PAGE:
William Wilberforce was a deeply religious man who dedicated his life and his work to acting on his beliefs. He had many religious and political influences during his lifetime.
One of his earliest mentors was Isaac Milner, who was a young teacher when Wilberforce attended Hull Grammar School.
They were to become lifelong friends and later travelled together in Europe. During the months they spent together, Milner introduced William to his own religious beliefs and encouraged him to read an essay entitled 'The Rise and Progress of Religion in the Soul'. The whole experience had a profound affect on William and he returned home to England a changed man and devout Christian.
After the death of his father, William spent two years living with his aunt and uncle, Hannah and William Wilberforce, in London.
Portrait of Hannah and William Wilberforce by Joseph Highmore c.1750
They were keen Methodists and took the young William to church regularly, where he heard important figures like George Whitefield preach. At that time, Methodism was known as a branch within the Church of England that was particularly concerned with social welfare.
George Whitefield, Painted Circa 1742
Another influence on William was John Newton
, his Aunt Hannah’s half-brother and a reformed ex-slave trader. Newton was one of the wealthiest men in Europe and a great humanitarian and philanthropist, and gave many gifts to the Evangelical church. Following William's tour of Europe with Milner, he met up with John Newton to discuss his new-found faith.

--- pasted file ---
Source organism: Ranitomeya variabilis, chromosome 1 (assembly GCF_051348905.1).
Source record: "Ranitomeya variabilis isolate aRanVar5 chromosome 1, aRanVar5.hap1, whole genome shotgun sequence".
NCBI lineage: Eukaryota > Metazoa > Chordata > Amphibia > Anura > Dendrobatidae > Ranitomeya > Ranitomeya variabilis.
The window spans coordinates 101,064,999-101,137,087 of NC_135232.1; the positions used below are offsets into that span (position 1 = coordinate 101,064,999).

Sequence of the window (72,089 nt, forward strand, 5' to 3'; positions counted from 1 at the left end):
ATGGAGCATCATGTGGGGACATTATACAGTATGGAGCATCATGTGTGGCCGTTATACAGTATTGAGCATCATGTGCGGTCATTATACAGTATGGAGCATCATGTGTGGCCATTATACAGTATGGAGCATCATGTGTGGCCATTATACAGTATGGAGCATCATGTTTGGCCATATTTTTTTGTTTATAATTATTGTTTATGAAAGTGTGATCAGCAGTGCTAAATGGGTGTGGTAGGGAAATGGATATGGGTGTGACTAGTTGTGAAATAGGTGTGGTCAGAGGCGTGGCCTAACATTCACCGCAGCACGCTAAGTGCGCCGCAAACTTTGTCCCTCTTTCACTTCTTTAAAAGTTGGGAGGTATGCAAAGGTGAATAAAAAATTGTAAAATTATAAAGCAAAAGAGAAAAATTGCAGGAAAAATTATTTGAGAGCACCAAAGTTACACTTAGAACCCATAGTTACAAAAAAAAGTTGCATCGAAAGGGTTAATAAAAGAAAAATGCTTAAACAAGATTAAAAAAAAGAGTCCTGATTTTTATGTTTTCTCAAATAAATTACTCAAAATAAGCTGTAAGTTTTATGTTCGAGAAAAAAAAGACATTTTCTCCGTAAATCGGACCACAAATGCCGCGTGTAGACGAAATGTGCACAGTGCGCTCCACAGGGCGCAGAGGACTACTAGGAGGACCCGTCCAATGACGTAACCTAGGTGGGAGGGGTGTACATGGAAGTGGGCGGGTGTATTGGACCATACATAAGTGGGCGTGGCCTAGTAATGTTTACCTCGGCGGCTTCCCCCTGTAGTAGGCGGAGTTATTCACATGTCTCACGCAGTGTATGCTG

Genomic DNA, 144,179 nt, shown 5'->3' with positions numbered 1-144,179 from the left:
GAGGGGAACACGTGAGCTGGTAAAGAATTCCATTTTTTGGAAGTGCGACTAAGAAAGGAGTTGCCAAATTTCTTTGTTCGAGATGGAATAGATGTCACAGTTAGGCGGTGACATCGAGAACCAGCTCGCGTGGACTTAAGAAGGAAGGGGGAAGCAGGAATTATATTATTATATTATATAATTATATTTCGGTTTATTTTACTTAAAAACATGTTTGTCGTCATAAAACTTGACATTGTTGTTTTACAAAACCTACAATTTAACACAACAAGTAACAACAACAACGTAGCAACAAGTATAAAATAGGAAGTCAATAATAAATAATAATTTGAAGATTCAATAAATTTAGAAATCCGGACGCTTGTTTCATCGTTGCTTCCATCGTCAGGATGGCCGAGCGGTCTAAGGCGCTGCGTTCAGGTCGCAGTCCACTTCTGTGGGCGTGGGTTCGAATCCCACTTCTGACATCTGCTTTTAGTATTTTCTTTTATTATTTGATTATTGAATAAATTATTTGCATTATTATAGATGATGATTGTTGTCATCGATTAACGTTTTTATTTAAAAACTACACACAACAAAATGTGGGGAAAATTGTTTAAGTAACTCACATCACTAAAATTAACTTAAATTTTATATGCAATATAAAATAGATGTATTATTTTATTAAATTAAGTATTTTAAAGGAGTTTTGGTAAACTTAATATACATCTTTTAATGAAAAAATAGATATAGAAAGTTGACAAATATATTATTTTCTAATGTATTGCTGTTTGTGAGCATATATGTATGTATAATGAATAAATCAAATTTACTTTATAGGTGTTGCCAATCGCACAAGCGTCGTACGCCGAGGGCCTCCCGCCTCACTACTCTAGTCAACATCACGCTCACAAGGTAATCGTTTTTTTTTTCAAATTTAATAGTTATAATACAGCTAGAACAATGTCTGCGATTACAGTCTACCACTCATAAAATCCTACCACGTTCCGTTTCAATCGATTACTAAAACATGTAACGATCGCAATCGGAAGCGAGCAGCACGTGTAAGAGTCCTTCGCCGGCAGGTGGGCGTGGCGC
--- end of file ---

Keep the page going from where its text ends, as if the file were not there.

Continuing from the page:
William wrote in secret to Newton:
Sir, there is no need of apology for intruding on you, when the errand is religion. I wish to have some serious conversation with you… the earlier the more agreeable to me. I have ten thousand doubts within myself, whether or not I should discover myself to you; but every argument against doing it has its foundation in pride. I am sure you will hold yourself bound to let no one living know of this application, or of my visit, till I release you for the obligation…
P.S. Remember that I must be secret, and that the gallery of the House is now so universally attended, that the face of a member of Parliament is pretty well known.
William stuck with his conversion to Methodism and wrote a best-selling book A Practical View of Christianity thirteen years later.
Conversion - (in religion) a change in someone's beliefs
Devout - being deeply religious or devoted to something
Humanitarian - (noun) a caring person who believes in helping others
Intruding - something or someone who causes a disturbance or is not welcome
Mentor - an experienced person who advises a younger person
Obligation - a moral or legal duty
Philanthropist - someone who is keen to help others, usually through charity work
- no longer behaving in an unacceptable way Take an interactive journey through the life of William Wilberforce.